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Workshop to Highlight Need for Alternative Fuel Vehicles in New York City
Release Date: 05/03/2001
|(#01049) New York, New York -- One third of all air pollution in our region is caused by motor vehicles. Alternative fuel vehicles – those powered by fuels other than traditional gas or diesel – can make a big difference. Buying alternative fuel vehicles is easier than you think, whether you operate a large fleet, own a small business or just drive your personal car. The U.S. Environmental Protection Agency (EPA) is co-sponsoring an Alternative Fuel Vehicle Workshop on May 4 in Manhattan to prove it.
EPA, the U.S. Department of Energy and the West Harlem Environmental Action, Inc. (WEACT) are hosting the half day workshop to inform local business owners, fleet managers and the general public about the advantages of operating less-polluting vehicles, especially in congested and polluted urban areas like New York City.
"Alternative fuel vehicles pollute less, save energy and can even save the buyer money in the long run," said William J. Muszynski, P.E., Acting EPA Regional Administrator. "This workshop will bring together federal, state and local agencies, fuel providers, vehicle manufacturers, engine manufacturers and fleet owners to trade experiences and forge partnerships."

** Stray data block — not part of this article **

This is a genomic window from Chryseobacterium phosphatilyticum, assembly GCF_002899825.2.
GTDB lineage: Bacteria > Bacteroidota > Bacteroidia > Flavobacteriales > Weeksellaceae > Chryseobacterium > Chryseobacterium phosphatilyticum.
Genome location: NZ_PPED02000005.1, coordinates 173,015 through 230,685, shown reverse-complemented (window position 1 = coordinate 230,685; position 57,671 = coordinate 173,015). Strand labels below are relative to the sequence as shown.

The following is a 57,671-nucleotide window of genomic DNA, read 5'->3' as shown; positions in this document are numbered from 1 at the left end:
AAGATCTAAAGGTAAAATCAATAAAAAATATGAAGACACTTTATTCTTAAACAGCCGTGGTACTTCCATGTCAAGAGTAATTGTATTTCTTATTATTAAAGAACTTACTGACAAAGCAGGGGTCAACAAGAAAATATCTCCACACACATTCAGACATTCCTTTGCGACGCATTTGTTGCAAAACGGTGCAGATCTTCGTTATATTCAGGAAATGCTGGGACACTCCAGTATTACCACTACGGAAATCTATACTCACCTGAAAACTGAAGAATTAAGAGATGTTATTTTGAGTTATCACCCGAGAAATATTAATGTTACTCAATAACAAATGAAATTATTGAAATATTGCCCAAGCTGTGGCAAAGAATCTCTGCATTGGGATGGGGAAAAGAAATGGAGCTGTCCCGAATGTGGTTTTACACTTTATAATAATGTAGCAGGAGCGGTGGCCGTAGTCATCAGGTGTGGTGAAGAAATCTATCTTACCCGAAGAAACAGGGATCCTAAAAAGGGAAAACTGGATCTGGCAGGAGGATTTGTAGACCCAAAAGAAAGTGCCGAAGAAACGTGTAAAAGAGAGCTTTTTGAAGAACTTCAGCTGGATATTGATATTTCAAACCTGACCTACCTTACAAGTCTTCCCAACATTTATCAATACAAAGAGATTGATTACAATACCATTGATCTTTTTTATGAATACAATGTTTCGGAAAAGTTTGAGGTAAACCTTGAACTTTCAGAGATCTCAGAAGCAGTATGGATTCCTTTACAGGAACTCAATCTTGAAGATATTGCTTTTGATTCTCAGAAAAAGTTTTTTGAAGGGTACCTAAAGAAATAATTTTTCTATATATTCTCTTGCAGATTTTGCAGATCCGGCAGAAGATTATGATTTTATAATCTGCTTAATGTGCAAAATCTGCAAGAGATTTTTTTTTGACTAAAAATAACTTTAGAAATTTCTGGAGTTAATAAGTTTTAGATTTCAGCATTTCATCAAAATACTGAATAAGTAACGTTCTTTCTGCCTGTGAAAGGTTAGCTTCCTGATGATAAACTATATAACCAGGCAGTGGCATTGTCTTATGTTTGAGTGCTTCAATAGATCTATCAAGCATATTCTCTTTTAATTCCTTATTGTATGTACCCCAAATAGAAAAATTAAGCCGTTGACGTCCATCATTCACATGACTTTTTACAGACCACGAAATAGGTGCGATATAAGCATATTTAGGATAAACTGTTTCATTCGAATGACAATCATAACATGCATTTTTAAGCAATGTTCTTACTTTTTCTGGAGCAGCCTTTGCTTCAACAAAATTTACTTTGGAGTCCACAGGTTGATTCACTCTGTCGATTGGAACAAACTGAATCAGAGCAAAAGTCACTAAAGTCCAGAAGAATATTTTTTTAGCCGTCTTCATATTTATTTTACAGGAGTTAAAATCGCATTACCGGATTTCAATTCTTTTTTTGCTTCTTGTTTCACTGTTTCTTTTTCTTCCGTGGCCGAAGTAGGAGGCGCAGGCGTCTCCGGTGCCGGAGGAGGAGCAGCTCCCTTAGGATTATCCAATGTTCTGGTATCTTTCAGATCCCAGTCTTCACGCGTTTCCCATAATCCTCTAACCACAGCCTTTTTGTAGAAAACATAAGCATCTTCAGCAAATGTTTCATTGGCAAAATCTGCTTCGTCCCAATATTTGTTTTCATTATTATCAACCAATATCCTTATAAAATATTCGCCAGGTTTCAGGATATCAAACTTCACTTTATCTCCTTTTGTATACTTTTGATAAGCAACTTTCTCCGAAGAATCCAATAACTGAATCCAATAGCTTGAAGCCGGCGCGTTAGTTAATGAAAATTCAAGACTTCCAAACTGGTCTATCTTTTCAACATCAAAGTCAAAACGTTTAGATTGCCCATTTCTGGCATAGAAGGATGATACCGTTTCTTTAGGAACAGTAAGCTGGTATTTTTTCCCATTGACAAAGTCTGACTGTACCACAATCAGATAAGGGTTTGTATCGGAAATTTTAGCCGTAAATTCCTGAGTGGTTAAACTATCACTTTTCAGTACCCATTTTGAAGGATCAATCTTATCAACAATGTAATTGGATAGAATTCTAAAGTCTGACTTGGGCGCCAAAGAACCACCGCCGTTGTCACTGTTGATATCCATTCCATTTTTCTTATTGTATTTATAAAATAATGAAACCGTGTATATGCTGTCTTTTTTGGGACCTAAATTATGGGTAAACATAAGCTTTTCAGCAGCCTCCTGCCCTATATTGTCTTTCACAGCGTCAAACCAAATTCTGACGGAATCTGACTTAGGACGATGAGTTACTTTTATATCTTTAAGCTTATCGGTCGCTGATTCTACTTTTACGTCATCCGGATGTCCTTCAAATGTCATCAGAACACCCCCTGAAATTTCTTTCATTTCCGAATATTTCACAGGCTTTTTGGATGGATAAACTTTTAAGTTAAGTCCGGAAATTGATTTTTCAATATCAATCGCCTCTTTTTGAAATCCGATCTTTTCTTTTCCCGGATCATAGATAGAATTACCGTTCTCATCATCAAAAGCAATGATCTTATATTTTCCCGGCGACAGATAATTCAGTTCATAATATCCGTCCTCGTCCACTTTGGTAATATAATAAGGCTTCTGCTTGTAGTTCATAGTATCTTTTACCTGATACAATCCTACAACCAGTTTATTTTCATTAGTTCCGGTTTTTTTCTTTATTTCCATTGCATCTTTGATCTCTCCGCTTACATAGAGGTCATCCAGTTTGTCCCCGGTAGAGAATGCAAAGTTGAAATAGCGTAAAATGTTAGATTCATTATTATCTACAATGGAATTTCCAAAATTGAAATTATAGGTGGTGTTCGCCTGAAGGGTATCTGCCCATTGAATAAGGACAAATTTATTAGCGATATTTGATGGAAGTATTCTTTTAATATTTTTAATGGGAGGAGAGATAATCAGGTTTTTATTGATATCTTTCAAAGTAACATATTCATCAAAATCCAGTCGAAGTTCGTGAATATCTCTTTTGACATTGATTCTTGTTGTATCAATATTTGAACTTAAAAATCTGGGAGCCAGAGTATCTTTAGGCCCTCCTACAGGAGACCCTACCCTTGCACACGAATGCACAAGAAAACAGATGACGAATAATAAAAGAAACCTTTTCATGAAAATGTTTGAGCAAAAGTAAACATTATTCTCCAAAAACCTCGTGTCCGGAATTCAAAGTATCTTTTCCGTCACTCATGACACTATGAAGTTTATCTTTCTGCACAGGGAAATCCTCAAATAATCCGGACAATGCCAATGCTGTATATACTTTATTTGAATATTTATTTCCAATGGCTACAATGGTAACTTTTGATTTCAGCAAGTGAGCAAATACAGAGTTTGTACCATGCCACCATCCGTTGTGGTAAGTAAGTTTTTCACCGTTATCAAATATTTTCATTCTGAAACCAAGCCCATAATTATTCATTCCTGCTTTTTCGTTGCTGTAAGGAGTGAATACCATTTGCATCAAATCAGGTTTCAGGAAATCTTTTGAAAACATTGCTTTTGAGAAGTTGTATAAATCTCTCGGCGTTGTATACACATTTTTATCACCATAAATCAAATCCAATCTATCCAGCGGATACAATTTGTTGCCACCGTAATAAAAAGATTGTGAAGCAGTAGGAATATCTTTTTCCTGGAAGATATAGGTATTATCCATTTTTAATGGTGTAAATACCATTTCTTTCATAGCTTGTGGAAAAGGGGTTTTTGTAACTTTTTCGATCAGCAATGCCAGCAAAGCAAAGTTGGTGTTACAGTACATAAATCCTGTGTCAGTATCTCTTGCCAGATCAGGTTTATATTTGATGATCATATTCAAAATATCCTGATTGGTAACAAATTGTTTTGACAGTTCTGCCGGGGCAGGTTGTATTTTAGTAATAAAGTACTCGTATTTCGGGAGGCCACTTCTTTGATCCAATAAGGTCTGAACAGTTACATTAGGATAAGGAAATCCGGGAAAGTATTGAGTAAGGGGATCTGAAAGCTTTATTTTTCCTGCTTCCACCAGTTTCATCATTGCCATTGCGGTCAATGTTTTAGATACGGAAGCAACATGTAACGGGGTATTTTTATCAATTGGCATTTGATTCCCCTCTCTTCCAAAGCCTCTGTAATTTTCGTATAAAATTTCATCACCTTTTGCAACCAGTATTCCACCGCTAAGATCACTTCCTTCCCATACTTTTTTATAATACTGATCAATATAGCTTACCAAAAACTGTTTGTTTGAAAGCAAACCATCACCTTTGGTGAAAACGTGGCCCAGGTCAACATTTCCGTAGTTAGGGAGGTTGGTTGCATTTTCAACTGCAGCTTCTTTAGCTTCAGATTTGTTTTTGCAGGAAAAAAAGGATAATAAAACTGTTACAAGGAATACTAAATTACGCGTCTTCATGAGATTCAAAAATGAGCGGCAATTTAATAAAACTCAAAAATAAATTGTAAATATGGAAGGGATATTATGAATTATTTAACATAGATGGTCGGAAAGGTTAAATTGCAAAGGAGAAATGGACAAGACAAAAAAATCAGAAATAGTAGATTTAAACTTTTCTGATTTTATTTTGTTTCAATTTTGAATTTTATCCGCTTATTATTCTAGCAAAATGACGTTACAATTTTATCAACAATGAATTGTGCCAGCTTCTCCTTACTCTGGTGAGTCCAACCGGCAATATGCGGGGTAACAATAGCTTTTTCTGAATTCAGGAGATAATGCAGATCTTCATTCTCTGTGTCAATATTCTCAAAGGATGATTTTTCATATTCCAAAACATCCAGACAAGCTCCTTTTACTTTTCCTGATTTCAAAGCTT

In addition to encouraging the use of alternative fuels, EPA has taken several recent actions to dramatically decrease pollution from traditionally-fueled vehicles. EPA passed regulations requiring SUVs to meet the same pollution standards as regular passenger cars and requiring up to a 95 percent reduction in pollution from all gasoline-powered vehicles starting in 2004. In addition, the Agency has attacked pollution from diesel engines – a key source of pollution in New York City – by requiring a combination of cleaner engines and low sulfur diesel fuel starting in 2007. These changes will reduce the sulfur content in diesel fuel by 97 percent and cut pollution from diesel trucks and buses an estimated 95 percent. EPA also recently launched a new, consumer-friendly website, called the Green Vehicle Guide, which gives prospective buyers information about the air pollution emissions and fuel economy of different vehicles.